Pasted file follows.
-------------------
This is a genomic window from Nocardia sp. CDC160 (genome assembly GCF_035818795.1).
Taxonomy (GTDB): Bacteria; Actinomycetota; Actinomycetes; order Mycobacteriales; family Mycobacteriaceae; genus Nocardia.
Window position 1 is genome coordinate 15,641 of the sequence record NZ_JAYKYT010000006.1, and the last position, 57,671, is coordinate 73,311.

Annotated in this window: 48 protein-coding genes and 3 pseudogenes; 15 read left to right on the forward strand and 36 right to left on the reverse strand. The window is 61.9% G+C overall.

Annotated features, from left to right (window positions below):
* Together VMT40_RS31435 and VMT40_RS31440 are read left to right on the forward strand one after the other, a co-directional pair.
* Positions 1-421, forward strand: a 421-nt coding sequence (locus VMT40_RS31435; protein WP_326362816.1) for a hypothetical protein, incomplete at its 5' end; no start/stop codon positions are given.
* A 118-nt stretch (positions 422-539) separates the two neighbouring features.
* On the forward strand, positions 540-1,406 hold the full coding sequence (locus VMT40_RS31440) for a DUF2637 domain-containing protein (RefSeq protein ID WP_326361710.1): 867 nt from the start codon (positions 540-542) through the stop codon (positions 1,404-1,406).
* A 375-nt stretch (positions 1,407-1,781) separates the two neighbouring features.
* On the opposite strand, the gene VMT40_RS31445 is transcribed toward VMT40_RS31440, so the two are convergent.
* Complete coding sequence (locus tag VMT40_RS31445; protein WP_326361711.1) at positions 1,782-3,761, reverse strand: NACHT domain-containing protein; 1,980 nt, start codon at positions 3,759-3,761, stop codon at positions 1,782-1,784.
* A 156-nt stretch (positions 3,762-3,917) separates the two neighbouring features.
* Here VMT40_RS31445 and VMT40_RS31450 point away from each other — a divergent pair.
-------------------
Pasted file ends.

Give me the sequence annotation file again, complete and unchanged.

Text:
This is a genomic window from Nocardia sp. CDC160 (genome assembly GCF_035818795.1).
Taxonomy (GTDB): Bacteria; Actinomycetota; Actinomycetes; order Mycobacteriales; family Mycobacteriaceae; genus Nocardia.
Window position 1 is genome coordinate 15,641 of the sequence record NZ_JAYKYT010000006.1, and the last position, 57,671, is coordinate 73,311.

Annotated in this window: 48 protein-coding genes and 3 pseudogenes; 15 read left to right on the forward strand and 36 right to left on the reverse strand. The window is 61.9% G+C overall.

Annotated features, from left to right (window positions below):
* Together VMT40_RS31435 and VMT40_RS31440 are read left to right on the forward strand one after the other, a co-directional pair.
* Positions 1-421, forward strand: a 421-nt coding sequence (locus VMT40_RS31435; protein WP_326362816.1) for a hypothetical protein, incomplete at its 5' end; no start/stop codon positions are given.
* A 118-nt stretch (positions 422-539) separates the two neighbouring features.
* On the forward strand, positions 540-1,406 hold the full coding sequence (locus VMT40_RS31440) for a DUF2637 domain-containing protein (RefSeq protein ID WP_326361710.1): 867 nt from the start codon (positions 540-542) through the stop codon (positions 1,404-1,406).
* A 375-nt stretch (positions 1,407-1,781) separates the two neighbouring features.
* On the opposite strand, the gene VMT40_RS31445 is transcribed toward VMT40_RS31440, so the two are convergent.
* Complete coding sequence (locus tag VMT40_RS31445; protein WP_326361711.1) at positions 1,782-3,761, reverse strand: NACHT domain-containing protein; 1,980 nt, start codon at positions 3,759-3,761, stop codon at positions 1,782-1,784.
* A 156-nt stretch (positions 3,762-3,917) separates the two neighbouring features.
* Here VMT40_RS31445 and VMT40_RS31450 point away from each other — a divergent pair.